LeBron James did something extraordinary in Game 1 of the 2013 NBA Finals, but he's been so dominant recently that his amazing performances are starting to feel a bit ordinary. He posted 18 points, 18 rebounds and 10 assists and moved up the all-time NBA list for playoff triple-doubles, and yet the 92-88 comeback win by Tony Parker and the Spurs shifted the headlines away from his historic game. Here's a closer look at the context of James's accomplishment.
First and foremost, the reigning league MVP is writing his name into the history books for NBA Finals accomplishments. LeBron finished off the Oklahoma City Thunder last season with a triple-double performance (26 points, 13 rebounds, 11 assists) in Game 5 of the 2012 Finals, and he joined Wilt Chamberlain and Johnson as the only players in NBA history to record a triple-double in consecutive NBA Finals games, per @NBAHistory on Twitter. He is now second on the list for triple-doubles in NBA Finals history, via ESPN Stats & Information:
|Most Triple-Doubles - NBA Finals History|
If it feels like someone is missing from this list, it's because someone is:
Triple-doubles in NBA Finals: LeBron - 3, Jordan - 0— Numbers Never Lie (@ESPN_Numbers) June 7, 2013
Then again, MJ's clutch narrative is spotless, while LeBron's is not.
Lazy (and erroneous) clutch narratives aside, James is now 7-3 in NBA playoff games when he has posted a triple-double, according to Basketball-Reference. He moved past Chamberlain on the all-time list for playoff triple-doubles and is now tied for third with Rajon Rondo and Larry Bird with 10 such performances, behind only Jason Kidd (11) and Magic Johnson (30). If you don't believe LeBron belongs in the conversation of the best playoff performers in the history of the game, you're simply wrong (via ESPN Stats & Information):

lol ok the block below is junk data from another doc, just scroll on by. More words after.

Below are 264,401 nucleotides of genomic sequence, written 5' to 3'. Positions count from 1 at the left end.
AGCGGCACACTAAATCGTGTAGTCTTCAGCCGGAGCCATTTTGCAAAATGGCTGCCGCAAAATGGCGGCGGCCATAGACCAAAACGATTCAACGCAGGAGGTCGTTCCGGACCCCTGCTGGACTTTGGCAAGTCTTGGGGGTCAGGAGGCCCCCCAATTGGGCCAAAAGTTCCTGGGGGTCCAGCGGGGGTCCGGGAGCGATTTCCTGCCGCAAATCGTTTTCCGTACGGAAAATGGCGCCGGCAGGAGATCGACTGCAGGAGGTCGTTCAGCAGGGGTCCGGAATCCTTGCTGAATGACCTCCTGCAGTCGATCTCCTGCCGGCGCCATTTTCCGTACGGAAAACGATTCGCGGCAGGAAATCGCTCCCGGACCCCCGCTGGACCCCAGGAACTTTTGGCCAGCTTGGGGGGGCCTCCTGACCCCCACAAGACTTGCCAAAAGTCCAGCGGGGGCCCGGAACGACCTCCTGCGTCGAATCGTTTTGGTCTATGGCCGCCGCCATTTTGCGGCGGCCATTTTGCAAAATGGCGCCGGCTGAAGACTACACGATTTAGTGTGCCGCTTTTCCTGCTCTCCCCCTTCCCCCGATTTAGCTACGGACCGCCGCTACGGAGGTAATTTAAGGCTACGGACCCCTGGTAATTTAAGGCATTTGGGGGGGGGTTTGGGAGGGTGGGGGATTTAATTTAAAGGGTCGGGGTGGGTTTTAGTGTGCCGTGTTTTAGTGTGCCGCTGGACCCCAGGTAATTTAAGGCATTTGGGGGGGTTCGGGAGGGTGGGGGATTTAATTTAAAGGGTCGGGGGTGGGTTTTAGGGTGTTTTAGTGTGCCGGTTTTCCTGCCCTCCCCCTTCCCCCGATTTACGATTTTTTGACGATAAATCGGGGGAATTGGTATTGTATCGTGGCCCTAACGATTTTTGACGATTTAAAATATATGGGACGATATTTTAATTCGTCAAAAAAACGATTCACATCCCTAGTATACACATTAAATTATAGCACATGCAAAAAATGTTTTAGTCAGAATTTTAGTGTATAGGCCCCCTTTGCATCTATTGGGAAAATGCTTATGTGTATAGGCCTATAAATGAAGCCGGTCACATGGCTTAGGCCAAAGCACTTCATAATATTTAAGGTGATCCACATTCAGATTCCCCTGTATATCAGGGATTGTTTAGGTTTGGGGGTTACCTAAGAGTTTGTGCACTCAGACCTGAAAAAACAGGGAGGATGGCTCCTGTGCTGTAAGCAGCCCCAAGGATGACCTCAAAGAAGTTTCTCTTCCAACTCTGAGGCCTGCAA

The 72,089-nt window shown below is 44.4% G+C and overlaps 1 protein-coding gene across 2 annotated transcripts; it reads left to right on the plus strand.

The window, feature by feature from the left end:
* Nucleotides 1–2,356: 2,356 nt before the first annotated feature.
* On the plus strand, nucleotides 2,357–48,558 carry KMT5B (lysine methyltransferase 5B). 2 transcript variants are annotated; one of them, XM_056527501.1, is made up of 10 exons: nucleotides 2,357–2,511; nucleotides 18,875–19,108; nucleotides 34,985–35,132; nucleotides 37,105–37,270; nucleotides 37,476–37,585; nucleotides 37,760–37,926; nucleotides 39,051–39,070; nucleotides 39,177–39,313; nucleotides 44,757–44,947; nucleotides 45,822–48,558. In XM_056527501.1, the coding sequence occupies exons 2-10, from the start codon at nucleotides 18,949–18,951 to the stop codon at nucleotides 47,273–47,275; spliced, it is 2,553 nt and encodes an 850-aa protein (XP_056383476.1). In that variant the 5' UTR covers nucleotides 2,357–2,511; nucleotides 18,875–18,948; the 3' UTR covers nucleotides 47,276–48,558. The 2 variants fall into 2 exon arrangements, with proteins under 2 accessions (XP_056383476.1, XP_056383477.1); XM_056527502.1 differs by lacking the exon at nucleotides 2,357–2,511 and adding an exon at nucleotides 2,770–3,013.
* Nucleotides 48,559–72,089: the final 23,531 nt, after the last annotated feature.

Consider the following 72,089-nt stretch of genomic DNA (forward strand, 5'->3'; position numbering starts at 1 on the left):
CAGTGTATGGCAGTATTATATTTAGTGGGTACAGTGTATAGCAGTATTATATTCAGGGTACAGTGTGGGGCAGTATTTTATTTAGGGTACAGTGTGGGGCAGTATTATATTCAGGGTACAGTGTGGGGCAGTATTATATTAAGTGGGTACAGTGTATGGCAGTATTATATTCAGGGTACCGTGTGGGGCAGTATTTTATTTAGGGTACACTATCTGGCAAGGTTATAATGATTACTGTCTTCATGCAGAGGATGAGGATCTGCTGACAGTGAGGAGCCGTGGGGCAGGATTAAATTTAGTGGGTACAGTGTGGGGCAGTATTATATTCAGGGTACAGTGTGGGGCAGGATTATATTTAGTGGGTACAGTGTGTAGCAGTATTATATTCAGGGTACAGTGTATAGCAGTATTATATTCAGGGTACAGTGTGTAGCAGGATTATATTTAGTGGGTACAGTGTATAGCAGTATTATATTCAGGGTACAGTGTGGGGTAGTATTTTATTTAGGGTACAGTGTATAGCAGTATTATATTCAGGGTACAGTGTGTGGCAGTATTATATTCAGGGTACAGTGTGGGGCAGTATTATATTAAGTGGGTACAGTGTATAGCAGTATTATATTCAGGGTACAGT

|Most Career Postseason Triple-Doubles - NBA History|
The Game 1 showing by James was hardly his best work, despite the gaudy stats. His 18 points on 7-16 shooting on Thursday marked the second-worst scoring game among his 10 career playoff triple-doubles -- only his Game 5 triple-double in the Finals against the Mavericks (17 points on 8-19 shooting, 10 rebounds, 10 assists) came on worse efficiency.
For reference, LeBron leads all players with two triple-doubles in the 2013 postseason -- Paul George and Pau Gasol each recorded one -- and he has averaged 25.7 points, 7.9 rebounds and 6.6 assists per game in the playoffs this year. Those averages are down from his career playoff numbers of 28.1 points, 8.6 rebounds and 7.0 assists. There's no reason to think LeBron can't do something even more amazing during the remainder of the 2013 NBA Finals. Heck, he may have to if the Miami Heat want to knock off Tony Parker, Tim Duncan and the Spurs.
Regardless of how things turn out for the Heat, don't sleep on LeBron's dominance.